The unrealized losses on the investments in U.S. corporate debt and U.S. government agencies were the result of overall market risk aversion, lack of demand for securities that are non-government guaranteed, and the relative widening of credit spreads relative to the U.S. treasuries. The Company believes that it will be able to collect all principal and interest amounts due at maturity given the high credit quality of these investments. Since the decline in the market value is attributable to changes in market conditions and not credit quality, and since the Company has the ability and intent to hold those investments until a recovery of par value, which may be maturity, the Company does not consider these investments to be other-than temporarily impaired as of December 31, 2008.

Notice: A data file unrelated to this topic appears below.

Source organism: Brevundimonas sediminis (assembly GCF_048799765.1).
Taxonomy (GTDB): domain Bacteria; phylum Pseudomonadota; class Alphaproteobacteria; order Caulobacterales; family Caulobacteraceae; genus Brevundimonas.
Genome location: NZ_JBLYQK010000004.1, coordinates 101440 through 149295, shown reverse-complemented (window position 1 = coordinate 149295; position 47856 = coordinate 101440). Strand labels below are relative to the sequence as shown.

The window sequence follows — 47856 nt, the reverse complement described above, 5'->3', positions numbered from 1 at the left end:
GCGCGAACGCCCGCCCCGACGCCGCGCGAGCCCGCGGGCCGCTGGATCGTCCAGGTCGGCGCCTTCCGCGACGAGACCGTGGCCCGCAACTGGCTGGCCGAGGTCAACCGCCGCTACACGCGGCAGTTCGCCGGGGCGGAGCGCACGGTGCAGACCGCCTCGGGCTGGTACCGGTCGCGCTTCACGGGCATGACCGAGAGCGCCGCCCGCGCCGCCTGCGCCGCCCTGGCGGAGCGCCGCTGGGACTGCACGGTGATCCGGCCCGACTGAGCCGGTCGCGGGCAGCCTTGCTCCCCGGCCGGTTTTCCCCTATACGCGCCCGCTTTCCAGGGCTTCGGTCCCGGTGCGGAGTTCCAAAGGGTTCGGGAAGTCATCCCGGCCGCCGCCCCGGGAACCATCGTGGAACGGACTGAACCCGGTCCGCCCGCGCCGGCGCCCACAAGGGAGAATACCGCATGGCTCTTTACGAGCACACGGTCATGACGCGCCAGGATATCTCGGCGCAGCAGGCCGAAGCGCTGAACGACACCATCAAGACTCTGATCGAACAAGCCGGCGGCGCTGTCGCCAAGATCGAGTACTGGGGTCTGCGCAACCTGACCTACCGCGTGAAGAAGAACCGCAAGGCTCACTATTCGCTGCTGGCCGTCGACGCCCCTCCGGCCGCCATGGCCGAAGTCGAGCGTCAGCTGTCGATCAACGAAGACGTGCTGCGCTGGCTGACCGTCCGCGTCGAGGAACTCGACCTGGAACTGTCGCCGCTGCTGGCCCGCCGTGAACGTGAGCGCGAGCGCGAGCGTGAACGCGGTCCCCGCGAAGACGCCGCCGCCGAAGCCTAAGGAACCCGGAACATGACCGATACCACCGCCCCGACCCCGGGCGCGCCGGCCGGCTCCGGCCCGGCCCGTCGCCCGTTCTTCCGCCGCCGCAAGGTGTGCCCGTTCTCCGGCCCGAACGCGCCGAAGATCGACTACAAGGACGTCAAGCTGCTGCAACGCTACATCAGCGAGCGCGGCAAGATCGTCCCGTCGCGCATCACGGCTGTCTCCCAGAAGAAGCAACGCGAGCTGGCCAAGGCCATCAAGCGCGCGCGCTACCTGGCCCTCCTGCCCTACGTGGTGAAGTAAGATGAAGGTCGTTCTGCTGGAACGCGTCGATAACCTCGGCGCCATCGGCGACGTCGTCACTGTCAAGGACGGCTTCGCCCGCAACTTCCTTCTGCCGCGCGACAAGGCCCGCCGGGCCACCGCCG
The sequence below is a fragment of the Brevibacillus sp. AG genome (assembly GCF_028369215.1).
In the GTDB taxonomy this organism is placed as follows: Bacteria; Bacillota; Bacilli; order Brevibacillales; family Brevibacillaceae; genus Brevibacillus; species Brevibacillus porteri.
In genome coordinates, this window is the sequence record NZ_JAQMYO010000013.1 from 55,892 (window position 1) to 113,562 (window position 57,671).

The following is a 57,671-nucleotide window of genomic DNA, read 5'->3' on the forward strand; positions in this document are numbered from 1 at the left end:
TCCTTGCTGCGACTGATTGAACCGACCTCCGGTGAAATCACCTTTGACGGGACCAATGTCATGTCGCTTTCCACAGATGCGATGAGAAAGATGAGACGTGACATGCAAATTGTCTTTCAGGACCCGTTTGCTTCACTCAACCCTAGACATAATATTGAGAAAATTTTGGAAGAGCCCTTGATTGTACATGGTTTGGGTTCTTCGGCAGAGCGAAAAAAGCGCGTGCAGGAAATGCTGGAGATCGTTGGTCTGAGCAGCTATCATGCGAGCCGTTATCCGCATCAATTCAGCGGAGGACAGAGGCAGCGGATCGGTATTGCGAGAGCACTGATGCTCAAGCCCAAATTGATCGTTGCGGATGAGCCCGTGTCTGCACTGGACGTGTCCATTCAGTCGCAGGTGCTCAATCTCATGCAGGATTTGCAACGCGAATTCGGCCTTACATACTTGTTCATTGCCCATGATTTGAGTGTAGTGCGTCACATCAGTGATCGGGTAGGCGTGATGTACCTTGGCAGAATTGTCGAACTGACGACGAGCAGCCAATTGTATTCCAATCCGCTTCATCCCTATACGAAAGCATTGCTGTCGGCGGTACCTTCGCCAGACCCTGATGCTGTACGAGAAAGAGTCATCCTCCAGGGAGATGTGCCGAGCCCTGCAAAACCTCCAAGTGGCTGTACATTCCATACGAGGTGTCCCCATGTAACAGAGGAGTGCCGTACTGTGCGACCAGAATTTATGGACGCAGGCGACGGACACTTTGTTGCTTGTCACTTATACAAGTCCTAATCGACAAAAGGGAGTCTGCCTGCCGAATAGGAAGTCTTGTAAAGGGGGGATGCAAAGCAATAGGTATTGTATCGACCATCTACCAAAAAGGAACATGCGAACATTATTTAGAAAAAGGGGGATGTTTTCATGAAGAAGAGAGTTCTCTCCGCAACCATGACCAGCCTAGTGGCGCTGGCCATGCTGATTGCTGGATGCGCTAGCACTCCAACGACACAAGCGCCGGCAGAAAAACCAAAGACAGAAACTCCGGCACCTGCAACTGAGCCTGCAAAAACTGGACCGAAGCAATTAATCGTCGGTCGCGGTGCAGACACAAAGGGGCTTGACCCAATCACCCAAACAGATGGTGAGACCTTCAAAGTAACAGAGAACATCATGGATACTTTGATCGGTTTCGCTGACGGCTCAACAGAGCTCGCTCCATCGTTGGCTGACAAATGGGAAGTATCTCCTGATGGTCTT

In February 2008, auctions began to fail for these securities and each auction since then has failed. Approximately 10% of the Company’s investments portfolio comprises of these ARS, whose underlying assets are student loans which are substantially backed by the federal government. After the initial issuance of the securities, the interest rate on the securities is reset periodically, at intervals established at the time of issuance (primarily every twenty-eight days), based on market demand for a reset period. Auction-rate securities are bought and sold in the marketplace through a competitive bidding process often referred to as a “Dutch auction.” If there is insufficient interest in the securities at the time of an auction, the auction may not be completed and the rates may be reset to predetermined “penalty” or “maximum” rates based on mathematical formulas in accordance with each security’s prospectus.